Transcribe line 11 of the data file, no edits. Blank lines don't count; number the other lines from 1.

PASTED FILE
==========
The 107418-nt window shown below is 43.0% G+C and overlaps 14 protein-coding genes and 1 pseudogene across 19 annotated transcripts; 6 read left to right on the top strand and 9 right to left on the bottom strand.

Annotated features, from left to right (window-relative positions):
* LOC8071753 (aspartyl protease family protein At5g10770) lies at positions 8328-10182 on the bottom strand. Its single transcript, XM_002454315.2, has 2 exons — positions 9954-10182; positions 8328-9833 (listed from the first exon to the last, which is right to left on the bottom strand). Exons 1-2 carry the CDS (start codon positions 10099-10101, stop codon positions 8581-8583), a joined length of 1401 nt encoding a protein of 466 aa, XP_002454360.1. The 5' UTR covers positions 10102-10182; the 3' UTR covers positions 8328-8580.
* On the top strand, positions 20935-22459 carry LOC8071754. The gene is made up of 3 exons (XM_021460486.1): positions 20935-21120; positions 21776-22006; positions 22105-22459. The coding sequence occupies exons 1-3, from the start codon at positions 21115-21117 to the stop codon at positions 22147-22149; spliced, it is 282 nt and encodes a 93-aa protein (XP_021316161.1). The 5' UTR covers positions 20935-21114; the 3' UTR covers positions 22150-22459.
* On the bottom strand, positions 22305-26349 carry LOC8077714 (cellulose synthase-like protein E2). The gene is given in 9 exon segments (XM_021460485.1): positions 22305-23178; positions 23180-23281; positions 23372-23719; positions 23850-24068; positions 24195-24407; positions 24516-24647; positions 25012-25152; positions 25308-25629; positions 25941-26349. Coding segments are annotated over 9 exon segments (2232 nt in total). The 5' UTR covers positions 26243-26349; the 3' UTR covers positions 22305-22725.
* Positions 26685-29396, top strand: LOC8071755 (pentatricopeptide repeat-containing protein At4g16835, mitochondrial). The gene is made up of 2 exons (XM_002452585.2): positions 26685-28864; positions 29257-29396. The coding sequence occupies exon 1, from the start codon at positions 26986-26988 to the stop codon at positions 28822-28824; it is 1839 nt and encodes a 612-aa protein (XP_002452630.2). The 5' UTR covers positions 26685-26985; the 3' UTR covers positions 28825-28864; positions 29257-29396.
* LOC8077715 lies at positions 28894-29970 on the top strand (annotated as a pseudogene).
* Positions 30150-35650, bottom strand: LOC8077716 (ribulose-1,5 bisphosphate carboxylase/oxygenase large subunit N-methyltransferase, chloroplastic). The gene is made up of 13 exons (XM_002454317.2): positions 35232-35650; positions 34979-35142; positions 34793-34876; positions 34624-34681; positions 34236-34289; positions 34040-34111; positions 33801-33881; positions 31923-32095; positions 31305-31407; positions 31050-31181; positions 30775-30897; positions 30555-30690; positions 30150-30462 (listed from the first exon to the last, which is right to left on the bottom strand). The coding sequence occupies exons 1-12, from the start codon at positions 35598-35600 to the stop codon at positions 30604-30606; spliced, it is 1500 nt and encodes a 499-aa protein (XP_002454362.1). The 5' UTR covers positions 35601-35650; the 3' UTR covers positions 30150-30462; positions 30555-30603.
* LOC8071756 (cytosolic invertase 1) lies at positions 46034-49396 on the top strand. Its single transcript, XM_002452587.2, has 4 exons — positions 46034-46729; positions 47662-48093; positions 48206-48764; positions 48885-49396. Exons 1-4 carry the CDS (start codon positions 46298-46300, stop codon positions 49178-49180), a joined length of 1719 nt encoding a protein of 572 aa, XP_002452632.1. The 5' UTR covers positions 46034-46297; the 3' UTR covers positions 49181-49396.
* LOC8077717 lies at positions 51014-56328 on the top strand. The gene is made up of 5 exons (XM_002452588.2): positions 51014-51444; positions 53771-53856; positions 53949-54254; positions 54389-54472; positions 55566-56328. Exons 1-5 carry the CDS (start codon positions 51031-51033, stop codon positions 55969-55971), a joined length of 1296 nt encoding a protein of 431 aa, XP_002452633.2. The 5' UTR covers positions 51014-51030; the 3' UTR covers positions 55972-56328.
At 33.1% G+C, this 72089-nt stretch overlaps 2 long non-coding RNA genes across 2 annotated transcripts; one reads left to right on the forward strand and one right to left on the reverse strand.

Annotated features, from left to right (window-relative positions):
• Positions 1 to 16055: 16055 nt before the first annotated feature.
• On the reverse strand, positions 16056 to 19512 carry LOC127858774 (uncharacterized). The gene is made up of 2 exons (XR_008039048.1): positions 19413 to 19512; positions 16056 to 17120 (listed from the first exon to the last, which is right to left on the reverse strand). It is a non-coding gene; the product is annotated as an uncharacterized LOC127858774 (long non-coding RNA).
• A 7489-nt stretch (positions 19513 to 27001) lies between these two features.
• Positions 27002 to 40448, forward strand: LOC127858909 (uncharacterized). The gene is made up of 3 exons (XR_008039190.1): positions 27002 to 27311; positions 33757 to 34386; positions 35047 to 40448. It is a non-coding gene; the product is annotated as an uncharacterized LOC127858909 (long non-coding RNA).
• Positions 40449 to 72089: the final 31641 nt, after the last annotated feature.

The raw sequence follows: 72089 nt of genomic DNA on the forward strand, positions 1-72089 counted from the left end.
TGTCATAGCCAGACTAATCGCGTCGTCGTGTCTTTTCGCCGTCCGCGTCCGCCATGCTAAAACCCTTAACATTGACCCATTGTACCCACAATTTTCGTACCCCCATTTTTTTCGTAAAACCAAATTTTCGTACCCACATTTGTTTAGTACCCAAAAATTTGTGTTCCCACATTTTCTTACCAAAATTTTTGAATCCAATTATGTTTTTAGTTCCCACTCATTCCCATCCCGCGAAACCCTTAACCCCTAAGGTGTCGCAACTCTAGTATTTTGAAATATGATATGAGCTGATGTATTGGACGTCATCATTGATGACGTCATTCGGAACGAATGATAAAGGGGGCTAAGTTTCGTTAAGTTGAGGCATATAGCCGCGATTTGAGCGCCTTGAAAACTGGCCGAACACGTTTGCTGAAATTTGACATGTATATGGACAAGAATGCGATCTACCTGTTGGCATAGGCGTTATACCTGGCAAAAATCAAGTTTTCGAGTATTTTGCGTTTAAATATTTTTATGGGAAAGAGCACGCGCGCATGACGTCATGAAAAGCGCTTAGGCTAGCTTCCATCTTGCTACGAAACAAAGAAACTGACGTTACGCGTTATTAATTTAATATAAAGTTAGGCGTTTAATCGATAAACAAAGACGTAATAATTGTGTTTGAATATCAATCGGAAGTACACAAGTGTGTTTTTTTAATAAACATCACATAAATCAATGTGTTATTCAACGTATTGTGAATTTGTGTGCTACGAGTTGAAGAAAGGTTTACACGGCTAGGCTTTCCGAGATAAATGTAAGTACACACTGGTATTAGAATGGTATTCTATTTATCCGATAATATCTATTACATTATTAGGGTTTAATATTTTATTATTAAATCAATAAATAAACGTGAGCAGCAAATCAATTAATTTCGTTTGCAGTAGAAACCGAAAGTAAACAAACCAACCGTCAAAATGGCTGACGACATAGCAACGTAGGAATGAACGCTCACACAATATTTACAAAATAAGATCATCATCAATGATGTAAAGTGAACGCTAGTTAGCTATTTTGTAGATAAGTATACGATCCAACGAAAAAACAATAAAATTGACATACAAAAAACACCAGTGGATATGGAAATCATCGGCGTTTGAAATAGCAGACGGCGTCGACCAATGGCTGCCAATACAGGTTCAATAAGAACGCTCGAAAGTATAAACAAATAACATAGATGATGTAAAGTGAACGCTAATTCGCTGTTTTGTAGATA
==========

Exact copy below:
At 33.1% G+C, this 72089-nt stretch overlaps 2 long non-coding RNA genes across 2 annotated transcripts; one reads left to right on the forward strand and one right to left on the reverse strand.